Record any patterns that you might find. You can use this information to inform the content type that you create in the future. It is also useful to record what is not working as well as anticipated so that you can make improvements.

5. Evaluate performance

Use analytics to gather some key insights about each social account. If you haven’t created a mission statement for each social account, do so, it will help you understand what your goals are for the different types of accounts.

Your mission statement should help you identify the key metrics to evaluate for each social channel. If you’re trying to foster engagement, you’ll want to track likes and comments. If you want to drive traffic, you’ll track website visits.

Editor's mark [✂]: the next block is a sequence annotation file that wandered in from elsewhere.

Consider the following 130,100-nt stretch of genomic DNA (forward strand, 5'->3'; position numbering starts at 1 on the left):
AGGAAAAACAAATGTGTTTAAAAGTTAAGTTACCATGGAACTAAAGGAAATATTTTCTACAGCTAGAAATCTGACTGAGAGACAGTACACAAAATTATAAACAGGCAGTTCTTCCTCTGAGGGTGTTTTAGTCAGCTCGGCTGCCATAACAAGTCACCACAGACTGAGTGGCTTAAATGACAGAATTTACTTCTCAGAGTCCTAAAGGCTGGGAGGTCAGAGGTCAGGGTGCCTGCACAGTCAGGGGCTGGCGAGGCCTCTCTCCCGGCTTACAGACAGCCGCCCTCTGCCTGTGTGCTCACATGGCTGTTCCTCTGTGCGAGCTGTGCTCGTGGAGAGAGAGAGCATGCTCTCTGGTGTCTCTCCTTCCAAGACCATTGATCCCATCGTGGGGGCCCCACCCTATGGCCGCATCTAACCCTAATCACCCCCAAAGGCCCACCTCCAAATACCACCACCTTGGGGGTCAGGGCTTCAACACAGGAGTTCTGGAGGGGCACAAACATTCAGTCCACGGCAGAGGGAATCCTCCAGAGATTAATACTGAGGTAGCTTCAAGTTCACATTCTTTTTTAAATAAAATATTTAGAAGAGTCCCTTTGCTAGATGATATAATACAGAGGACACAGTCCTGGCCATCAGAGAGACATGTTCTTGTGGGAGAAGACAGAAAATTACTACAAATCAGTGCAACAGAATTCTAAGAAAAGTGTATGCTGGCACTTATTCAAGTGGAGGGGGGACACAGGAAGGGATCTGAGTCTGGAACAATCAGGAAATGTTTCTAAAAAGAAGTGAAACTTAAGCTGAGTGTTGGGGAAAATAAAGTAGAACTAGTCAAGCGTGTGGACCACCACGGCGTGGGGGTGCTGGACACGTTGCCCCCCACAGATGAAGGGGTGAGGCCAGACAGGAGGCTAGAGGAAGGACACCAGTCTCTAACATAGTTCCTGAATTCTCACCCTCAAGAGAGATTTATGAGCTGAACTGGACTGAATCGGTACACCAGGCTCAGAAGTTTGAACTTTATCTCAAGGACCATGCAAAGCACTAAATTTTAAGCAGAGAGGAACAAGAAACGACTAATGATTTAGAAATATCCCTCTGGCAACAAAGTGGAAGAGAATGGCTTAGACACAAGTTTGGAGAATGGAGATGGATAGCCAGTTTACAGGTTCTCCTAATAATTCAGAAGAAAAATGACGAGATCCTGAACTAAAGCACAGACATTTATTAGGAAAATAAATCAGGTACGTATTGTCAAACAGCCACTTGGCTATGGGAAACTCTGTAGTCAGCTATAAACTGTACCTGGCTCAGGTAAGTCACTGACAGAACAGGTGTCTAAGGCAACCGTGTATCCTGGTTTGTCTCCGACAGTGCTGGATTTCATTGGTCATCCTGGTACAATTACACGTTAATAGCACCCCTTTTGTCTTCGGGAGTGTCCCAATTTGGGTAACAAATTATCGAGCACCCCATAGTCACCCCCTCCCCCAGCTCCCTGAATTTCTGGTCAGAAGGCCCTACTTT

As part of your evaluation, you might find that some of your social accounts are much more effective than others. For the accounts that don’t perform as well, you need to decide whether to adjust your strategy, invest more time and resources, or discontinue the account.

6. Understand the audience for each network

Audience demographics are useful for understanding your demographics. For example, Instagram users tend to be much younger than Facebook users, and LinkedIn users tend to have relatively high incomes. You can also dive deeper to learn more about the demographics of your specific followers on social media using analytics and tools like Facebook Audience Insights.

7. Decide which channels are right for you